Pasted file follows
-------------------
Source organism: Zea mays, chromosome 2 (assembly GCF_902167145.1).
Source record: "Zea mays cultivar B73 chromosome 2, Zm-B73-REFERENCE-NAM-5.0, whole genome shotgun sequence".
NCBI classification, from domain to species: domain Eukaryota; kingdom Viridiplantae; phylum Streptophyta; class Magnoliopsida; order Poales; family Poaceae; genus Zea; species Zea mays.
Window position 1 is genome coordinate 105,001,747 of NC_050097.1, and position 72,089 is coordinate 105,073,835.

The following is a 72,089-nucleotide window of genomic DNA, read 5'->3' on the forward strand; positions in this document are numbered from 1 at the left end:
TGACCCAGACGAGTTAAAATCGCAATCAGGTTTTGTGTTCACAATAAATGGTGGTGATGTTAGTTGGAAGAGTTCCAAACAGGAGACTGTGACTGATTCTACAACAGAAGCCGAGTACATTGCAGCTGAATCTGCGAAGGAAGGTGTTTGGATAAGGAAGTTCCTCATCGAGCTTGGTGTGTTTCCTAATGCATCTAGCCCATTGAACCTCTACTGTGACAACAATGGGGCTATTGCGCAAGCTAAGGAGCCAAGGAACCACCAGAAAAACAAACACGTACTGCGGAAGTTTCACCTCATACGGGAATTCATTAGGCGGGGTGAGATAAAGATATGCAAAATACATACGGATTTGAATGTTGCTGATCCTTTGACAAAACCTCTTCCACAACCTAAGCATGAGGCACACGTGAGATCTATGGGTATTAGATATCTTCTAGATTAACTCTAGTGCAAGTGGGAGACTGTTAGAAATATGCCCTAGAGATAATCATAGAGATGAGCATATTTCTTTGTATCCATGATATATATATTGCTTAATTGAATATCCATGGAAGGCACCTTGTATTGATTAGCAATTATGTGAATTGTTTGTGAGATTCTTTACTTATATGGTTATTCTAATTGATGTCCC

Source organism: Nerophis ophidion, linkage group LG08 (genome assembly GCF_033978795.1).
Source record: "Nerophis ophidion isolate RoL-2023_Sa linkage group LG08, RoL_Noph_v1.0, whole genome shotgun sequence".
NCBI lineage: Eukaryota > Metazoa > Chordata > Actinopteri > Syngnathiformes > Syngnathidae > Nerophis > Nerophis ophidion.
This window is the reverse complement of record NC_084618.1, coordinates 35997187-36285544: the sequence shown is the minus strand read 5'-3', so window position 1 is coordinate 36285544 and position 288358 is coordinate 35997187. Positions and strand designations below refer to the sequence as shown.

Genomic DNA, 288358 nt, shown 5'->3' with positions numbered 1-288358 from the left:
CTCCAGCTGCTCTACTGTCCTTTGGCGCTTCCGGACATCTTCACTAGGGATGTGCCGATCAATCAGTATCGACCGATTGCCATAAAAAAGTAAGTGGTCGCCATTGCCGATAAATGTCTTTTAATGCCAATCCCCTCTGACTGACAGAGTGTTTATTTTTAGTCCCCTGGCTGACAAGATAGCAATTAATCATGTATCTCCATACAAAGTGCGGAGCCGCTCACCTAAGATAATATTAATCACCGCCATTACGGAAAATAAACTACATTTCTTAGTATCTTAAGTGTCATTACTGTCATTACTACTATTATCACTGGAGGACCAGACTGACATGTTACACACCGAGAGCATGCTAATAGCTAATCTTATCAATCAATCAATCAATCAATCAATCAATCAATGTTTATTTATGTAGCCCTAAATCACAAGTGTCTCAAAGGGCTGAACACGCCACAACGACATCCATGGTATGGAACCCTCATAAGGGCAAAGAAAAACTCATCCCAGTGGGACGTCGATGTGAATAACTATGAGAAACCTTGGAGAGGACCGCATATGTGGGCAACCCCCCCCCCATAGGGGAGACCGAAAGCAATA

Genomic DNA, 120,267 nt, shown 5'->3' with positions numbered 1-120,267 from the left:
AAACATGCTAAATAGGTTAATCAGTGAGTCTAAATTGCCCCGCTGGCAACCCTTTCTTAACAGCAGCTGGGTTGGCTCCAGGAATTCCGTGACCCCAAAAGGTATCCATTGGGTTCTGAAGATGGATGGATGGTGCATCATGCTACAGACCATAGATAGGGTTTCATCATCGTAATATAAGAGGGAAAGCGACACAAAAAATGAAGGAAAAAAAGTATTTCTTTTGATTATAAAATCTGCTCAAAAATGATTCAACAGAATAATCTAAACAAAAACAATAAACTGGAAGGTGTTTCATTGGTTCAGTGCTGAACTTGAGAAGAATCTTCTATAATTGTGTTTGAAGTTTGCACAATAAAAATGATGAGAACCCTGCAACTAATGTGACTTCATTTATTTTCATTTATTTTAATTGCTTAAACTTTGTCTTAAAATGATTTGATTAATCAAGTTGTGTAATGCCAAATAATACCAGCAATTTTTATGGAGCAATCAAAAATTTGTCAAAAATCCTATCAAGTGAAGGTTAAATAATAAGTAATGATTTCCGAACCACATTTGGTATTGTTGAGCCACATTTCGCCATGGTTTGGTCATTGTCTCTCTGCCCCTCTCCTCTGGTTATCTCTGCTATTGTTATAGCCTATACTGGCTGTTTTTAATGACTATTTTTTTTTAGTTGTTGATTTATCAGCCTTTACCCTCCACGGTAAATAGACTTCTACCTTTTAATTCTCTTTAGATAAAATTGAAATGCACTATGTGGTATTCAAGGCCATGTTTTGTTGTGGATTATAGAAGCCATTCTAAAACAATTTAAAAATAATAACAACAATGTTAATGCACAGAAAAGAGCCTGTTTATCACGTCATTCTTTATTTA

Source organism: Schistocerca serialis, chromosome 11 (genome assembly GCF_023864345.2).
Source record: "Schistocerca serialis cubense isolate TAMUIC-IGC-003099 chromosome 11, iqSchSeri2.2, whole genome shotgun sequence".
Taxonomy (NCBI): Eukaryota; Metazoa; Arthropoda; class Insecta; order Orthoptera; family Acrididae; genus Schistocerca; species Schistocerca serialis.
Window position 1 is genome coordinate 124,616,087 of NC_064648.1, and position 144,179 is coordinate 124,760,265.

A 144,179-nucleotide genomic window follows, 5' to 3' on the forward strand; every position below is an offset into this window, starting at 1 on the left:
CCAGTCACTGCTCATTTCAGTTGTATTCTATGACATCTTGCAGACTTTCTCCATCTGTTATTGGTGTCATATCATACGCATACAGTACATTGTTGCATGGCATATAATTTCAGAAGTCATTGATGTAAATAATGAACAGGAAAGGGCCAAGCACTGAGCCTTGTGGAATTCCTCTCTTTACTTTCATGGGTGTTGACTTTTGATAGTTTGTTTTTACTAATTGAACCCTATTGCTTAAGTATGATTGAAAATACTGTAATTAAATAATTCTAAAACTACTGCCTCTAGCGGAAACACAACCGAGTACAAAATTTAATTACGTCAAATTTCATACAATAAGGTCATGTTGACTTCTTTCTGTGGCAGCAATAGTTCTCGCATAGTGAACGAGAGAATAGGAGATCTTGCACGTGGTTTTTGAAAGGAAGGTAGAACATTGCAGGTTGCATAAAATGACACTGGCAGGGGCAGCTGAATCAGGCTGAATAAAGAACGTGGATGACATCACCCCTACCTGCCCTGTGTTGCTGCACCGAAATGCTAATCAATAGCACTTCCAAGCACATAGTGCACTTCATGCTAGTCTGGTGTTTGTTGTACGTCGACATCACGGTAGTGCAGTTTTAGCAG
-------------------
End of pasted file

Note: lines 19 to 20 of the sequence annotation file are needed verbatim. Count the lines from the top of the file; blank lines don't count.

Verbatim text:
A 144,179-nucleotide genomic window follows, 5' to 3' on the forward strand; every position below is an offset into this window, starting at 1 on the left:
CCAGTCACTGCTCATTTCAGTTGTATTCTATGACATCTTGCAGACTTTCTCCATCTGTTATTGGTGTCATATCATACGCATACAGTACATTGTTGCATGGCATATAATTTCAGAAGTCATTGATGTAAATAATGAACAGGAAAGGGCCAAGCACTGAGCCTTGTGGAATTCCTCTCTTTACTTTCATGGGTGTTGACTTTTGATAGTTTGTTTTTACTAATTGAACCCTATTGCTTAAGTATGATTGAAAATACTGTAATTAAATAATTCTAAAACTACTGCCTCTAGCGGAAACACAACCGAGTACAAAATTTAATTACGTCAAATTTCATACAATAAGGTCATGTTGACTTCTTTCTGTGGCAGCAATAGTTCTCGCATAGTGAACGAGAGAATAGGAGATCTTGCACGTGGTTTTTGAAAGGAAGGTAGAACATTGCAGGTTGCATAAAATGACACTGGCAGGGGCAGCTGAATCAGGCTGAATAAAGAACGTGGATGACATCACCCCTACCTGCCCTGTGTTGCTGCACCGAAATGCTAATCAATAGCACTTCCAAGCACATAGTGCACTTCATGCTAGTCTGGTGTTTGTTGTACGTCGACATCACGGTAGTGCAGTTTTAGCAG